Thursday, April 21, 2011

Rob Ford's War on Tagging:: Will His "Graffiti Tax" Policy Backfire?

Eryn Hill, Torontoist
I'm sure my true colours as part of the downtown elite will shine through here. This Toronto Star article is showing how Rob Ford's war on grafitti is "victimizing the victim." Wanting to scrub the city clean, ten municipal standards officers scour the city for unsightly scars on the urban landscape. They issue clean-up orders that require compliance within 30 days—or else the city does it and adds the cost to the property owner's tax bill. The policy before Ford was to only act on complaints. This year, 3,381 orders have been issued to date, compared with about 2,400 in all of 2010. Between 1,400 and 1,500 owners have complied and there are 10 city cleanups in the works.

In my book, this is what I call an idiosyncratic tax on property owners and one that targets the downtown areas that didn't vote for Rob Ford. It also affects non-profits that cannot afford getting hit with cleanup costs, although there should be a hardship appeal. I'm assuming that provincial and federal buildings are exempt or are subject to different "rules". Living around Church/Wellesley, as well as Berkeley/Oakland in California, graffiti is just part of the urban landscape. Rob Ford would have a coronary in NYC.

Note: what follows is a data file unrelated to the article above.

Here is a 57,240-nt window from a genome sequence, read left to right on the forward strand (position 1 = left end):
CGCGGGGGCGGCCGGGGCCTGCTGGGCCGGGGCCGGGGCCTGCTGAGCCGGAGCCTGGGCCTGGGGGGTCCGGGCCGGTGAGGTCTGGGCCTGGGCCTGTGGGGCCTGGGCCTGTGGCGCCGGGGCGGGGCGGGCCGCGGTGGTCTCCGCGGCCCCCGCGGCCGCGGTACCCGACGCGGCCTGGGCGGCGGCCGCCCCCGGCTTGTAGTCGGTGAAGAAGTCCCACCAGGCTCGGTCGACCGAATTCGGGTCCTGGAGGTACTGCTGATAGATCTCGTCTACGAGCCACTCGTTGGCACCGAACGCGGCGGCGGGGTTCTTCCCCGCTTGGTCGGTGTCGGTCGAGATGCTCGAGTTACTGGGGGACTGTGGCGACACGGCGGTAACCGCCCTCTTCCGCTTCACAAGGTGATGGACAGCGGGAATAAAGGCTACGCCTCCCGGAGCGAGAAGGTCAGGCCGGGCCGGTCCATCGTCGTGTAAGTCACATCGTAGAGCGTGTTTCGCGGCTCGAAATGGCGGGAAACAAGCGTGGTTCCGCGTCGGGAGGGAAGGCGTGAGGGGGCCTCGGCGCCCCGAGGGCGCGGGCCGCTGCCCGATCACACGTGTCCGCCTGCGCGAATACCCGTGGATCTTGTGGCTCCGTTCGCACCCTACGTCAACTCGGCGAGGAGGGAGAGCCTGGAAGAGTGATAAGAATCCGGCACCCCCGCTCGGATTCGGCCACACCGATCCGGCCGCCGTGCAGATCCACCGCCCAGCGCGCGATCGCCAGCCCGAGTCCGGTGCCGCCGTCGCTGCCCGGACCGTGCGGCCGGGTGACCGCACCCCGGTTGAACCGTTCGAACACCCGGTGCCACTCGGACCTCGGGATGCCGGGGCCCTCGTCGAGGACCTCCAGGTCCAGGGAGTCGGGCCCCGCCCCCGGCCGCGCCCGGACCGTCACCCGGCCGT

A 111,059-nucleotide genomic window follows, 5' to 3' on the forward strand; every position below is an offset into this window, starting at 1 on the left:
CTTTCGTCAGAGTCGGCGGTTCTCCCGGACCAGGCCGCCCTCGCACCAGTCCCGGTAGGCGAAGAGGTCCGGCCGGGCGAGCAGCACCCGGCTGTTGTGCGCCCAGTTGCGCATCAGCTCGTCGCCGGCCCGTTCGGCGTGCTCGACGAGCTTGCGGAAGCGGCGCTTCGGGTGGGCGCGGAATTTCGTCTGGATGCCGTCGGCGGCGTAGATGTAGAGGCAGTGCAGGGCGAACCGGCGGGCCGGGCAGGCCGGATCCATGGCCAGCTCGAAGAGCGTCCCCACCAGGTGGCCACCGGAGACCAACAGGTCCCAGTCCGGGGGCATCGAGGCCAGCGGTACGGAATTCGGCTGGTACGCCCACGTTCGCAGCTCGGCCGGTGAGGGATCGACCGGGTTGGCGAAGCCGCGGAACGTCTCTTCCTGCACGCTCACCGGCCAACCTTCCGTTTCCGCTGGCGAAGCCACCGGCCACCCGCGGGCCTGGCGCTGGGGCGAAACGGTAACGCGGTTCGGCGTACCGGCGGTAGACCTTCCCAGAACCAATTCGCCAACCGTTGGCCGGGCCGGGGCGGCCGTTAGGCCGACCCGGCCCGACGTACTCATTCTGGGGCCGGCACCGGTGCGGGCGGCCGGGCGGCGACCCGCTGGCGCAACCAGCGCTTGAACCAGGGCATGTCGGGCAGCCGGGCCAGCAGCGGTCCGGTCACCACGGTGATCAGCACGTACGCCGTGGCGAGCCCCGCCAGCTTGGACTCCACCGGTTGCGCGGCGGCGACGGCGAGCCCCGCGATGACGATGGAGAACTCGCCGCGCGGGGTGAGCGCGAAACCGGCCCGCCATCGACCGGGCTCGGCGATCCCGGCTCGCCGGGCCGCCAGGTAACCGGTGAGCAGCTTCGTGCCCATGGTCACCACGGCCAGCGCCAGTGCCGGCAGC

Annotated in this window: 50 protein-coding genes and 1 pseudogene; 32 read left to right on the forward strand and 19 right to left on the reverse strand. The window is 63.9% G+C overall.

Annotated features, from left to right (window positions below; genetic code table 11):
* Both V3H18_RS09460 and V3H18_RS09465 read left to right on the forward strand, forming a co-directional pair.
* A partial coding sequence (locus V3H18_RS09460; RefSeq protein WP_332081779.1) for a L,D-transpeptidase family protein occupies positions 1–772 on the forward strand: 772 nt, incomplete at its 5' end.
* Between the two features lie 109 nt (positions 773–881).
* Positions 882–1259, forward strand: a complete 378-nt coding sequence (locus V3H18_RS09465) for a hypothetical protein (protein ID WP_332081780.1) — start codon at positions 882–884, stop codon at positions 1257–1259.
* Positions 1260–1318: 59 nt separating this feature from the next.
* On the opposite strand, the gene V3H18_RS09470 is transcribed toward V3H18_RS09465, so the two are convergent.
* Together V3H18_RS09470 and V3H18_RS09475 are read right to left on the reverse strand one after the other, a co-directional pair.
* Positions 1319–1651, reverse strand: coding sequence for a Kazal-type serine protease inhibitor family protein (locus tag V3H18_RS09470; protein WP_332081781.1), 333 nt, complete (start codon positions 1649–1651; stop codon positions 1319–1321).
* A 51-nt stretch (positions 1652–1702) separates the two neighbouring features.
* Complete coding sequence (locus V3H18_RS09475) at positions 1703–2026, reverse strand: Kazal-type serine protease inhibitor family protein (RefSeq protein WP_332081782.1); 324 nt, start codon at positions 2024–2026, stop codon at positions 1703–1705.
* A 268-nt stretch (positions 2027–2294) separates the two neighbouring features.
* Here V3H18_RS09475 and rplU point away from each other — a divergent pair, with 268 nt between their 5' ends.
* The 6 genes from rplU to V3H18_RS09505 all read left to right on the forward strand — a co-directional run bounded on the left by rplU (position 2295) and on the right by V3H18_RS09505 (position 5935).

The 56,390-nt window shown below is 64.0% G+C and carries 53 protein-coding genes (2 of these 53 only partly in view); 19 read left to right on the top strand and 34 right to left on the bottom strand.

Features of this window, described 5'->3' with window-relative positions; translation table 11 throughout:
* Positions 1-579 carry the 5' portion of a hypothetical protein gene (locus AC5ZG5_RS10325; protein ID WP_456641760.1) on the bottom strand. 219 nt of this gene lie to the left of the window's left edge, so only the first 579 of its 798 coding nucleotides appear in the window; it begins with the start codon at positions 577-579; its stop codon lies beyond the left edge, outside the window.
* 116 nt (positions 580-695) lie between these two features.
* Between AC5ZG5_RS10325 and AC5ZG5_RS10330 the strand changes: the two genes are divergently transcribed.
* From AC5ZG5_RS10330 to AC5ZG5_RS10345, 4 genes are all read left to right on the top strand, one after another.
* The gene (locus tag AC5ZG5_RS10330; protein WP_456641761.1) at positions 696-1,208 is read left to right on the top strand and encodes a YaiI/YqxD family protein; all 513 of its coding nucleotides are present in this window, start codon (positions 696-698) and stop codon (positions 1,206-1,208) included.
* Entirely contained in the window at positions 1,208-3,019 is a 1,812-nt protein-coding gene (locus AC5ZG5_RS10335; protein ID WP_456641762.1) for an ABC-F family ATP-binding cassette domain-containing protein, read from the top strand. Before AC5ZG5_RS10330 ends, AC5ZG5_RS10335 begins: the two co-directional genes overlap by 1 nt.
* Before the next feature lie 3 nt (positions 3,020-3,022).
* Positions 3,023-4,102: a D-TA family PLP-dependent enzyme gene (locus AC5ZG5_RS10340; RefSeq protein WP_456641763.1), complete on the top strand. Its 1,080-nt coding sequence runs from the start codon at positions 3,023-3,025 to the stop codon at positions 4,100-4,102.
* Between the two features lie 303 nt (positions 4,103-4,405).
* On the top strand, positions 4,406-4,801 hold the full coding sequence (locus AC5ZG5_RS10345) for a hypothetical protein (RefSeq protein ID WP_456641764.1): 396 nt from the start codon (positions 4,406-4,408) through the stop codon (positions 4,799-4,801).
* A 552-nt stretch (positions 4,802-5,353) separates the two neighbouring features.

Why this strikes me as asinine policy is that it fails on fairness and imposes a suburban æsthetic on the entire city. Moreover, hello, it also literally paints a huge bullseye on the city. Tagging is often a combination of rebellion and expression, so publicity of a "war on graffiti" serves to stir up a hornet's nest that didn't exist before. I would strongly encourage those involved in graffiti policy or an interest in urbanism check out Graffiti Lives, which debunks the myth that graffiti serves as a magnet for crime {the "broken window theory"} and explores tagging culture.

What's to stop taggers from targeting municipal buildings, adding to city expenditures and starting a new gravy train? The gang of 10 standards officers? Blair's PD given carte blanche to go all G20 on taggers' asses? Please.

I thought I had a suggestion to property owners...Well, a few years back, Sony was using graffiti as advertising to sell PSPs::


So, I thought...slap a logo on the graffiti and turn it into first party advertising signs...until I saw the regulations.

Twitterversion:: [blog] Rob Ford's "graffiti tax" punishes the victim & needlessly makes city at risk to costly vandalism. @Prof_K

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